2

I was doing a project in which I had to make a multiclipboard. Here's what it'll do:

This multiclipboard would run through the Terminal. It will create a file named clipboardd and save all the copied texts over there. The person can add as many copied texts as he wants and he also can clear the multiclipboard if he wants to.

Here's the code:

import pyperclip
import sys

jim=open('multiclipboardd','w')

#This will copy text to the multiclipboard
if len(sys.argv)==2 and (sys.argv[1].lower())=='save':
    jim=open('multiclipboardd','a')
    jim.write(pyperclip.paste())
    jim.write('\n')
    print('The text has been pasted to the multiclipboard!')
    jim.close()


#This will read text from the multiclipboard
elif len(sys.argv)==2 and (sys.argv[1].lower())=='list':
    kk=open('multiclipboardd')
    print(kk.read())


#This will delete the text of the multiclipboard
elif len(sys.argv)==2 and (sys.argv[1].lower())=='delete':
    jim=open('multiclipboardd','w')
    jim.write('')
    print('The clipboard has been cleared!')
#jim and kk are just variables

The name of this file is Panda.py

Calling python panda.py save in the Terminal should save the curent copied text to a folder named clipboardd and it does! This works perfectly fine when I try to call it.

However, when I try to run python panda.py list in the Terminal, it is expected that it would print al the copied words on the screen but it deletes them all! Suppose that before calling python panda.py list, clipboardd has 110 letters. Then after calling python panda.py list, it has 0 letters!

Why is read() deleting all the characters inside the file clipboardd?

  • 2
    read() isn't truncating your file. The unconditional jim=open('multiclipboardd','w') at the top of your file is. – Amadan Aug 17 '17 at 2:24
  • jim=open('multiclipboardd','w') is expected to remove the data! Moreover, Python will reach jim=open('multiclipboardd','w') only when a person calls python panda.py delete – M.Hamel Aug 17 '17 at 2:26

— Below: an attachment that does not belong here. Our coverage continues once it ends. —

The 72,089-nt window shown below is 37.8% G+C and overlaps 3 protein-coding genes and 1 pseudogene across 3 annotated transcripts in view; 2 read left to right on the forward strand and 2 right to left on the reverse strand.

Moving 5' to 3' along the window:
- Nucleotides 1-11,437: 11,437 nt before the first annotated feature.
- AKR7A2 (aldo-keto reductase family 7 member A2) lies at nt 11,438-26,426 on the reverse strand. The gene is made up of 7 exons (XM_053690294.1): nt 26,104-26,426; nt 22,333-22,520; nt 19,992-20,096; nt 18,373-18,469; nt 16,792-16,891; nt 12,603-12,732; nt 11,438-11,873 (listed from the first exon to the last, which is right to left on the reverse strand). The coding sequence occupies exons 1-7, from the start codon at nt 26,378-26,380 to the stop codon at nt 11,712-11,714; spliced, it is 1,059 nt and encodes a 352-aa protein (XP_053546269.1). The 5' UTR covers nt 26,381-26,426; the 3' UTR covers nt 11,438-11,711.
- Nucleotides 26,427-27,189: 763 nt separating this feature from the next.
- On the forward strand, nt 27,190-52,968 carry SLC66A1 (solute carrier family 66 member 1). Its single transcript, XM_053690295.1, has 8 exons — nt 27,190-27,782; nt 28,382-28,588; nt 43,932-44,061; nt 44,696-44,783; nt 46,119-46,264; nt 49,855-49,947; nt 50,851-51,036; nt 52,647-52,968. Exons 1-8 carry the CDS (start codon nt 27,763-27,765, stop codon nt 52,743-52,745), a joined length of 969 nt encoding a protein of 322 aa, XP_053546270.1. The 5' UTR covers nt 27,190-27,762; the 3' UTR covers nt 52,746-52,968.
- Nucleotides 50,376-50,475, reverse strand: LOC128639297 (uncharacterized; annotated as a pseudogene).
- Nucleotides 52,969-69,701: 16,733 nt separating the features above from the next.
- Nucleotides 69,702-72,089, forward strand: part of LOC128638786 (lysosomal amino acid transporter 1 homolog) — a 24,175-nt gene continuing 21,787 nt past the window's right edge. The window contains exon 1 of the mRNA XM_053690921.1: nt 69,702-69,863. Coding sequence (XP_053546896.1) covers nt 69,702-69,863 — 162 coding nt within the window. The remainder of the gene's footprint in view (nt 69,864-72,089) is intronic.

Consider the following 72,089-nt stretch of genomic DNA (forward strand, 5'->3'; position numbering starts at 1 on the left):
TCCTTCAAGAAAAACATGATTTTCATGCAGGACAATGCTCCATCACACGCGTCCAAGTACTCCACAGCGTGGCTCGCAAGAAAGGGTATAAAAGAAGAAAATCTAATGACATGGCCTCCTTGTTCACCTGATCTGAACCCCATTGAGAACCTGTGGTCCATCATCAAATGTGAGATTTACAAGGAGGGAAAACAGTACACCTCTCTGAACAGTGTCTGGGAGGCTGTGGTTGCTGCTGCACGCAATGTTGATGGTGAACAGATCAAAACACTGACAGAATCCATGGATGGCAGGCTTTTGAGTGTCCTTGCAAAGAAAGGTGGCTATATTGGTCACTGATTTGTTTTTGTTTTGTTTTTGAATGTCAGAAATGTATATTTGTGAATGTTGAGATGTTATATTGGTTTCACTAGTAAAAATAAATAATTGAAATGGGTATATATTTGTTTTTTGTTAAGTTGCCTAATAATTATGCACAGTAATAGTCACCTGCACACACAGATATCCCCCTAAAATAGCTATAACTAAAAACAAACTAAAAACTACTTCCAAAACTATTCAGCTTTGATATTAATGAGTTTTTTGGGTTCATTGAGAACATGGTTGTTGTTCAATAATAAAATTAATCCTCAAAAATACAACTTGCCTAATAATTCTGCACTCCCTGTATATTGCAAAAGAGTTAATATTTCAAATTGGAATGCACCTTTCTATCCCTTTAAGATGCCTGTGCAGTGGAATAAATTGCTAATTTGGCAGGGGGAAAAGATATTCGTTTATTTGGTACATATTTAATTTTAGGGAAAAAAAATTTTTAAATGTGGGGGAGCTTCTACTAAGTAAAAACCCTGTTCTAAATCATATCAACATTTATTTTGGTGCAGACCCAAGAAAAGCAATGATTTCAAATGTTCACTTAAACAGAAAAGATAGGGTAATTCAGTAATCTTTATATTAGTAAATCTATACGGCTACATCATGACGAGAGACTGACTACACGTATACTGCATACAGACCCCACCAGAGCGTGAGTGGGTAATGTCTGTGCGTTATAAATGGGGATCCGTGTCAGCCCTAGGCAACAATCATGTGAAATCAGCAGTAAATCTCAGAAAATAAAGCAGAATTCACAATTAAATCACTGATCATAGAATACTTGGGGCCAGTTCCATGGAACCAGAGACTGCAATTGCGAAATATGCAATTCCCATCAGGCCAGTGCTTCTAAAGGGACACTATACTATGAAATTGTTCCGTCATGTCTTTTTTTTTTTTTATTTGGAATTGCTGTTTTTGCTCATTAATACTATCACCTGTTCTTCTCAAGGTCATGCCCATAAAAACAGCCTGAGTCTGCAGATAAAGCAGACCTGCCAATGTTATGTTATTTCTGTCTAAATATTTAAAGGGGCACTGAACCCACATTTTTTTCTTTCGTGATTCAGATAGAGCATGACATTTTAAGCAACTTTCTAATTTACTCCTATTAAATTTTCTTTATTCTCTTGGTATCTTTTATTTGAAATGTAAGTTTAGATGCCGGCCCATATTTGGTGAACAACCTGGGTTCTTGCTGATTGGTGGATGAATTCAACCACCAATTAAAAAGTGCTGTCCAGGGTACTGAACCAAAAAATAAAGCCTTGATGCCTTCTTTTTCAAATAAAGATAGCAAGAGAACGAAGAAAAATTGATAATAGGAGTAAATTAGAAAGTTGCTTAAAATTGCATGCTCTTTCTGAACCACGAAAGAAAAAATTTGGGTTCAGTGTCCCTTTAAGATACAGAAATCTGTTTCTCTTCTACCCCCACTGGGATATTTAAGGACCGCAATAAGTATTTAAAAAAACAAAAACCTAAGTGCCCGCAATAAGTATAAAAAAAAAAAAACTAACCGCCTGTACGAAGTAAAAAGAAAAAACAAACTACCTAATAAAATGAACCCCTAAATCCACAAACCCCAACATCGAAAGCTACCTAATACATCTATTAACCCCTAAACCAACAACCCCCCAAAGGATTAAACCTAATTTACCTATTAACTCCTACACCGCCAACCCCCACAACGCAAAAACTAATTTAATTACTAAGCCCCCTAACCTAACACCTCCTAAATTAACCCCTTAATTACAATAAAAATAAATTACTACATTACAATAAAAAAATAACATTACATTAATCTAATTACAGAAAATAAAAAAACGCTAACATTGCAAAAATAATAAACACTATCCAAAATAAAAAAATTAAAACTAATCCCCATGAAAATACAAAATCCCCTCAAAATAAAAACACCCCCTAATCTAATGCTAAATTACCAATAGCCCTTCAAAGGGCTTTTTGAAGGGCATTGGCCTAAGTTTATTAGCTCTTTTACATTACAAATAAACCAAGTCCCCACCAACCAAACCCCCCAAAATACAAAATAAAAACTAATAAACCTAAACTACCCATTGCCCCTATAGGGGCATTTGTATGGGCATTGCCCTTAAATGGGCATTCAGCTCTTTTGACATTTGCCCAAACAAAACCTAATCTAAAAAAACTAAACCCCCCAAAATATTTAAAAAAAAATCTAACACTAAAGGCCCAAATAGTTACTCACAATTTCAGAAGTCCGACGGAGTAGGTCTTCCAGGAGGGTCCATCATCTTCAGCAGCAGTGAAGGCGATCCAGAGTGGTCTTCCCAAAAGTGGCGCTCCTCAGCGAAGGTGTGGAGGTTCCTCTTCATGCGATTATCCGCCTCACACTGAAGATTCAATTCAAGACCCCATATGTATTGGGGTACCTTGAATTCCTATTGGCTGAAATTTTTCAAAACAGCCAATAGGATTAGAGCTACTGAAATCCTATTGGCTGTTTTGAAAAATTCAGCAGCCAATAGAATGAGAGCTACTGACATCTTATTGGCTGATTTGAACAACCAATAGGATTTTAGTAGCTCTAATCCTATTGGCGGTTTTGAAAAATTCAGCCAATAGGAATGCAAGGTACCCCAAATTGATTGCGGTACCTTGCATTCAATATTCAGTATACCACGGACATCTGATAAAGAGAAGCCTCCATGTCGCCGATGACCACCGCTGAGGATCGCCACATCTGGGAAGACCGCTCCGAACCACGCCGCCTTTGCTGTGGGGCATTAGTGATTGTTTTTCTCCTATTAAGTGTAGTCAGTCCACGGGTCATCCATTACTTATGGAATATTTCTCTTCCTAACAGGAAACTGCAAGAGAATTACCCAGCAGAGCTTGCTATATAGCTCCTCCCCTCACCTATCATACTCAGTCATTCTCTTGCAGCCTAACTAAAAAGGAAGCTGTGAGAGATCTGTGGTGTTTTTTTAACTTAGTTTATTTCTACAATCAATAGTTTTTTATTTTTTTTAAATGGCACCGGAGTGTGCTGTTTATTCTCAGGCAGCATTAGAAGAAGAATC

• What is the third line of your code? Right after the two import statements? – Amadan Aug 17 '17 at 2:26
  • @Amadan Damn!!! You're absolutely correct. Thanks for pointing out – M.Hamel Aug 17 '17 at 2:29
6

Each time you open your file with 'w' mode, it overwrites all the existing data in the file. read() isn't doing this. To prevent this, open the file with 'a' mode everytime. Hope this helps.

5

When you do jim=open('multiclipboardd','w') at the top of your program, it truncates the original file and erases it. That's why you're file's getting erased.

Also, when you open files you should .close() them or use a context manager.

  • I did think about this while writing the code. But do you think that it is really useful? We're running this in the Terminal! not in the IDLE. It works perfect without .close()! Anyway, thanks for the answer :) – M.Hamel Aug 17 '17 at 2:33
  • 1
    @M.Hamel Yeah, it works, but you avoid problems in the long run. In longer code or in multiple programs that access the same file, you avoid race conditions, and other I/O errors. It really is worth getting used to using .close() – SH7890 Aug 17 '17 at 2:35
  • @M.Hamel Also, running it in the terminal or IDLE or any IDE doesn't matter. file objects still should be closed. – SH7890 Aug 17 '17 at 12:26
1

As Amadan said, read() is not truncating your file.

The unconditional jim=open('multiclipboardd','w') at the top of your file is.

If you dont want it to delete your content, replace the 'w' with an 'a'

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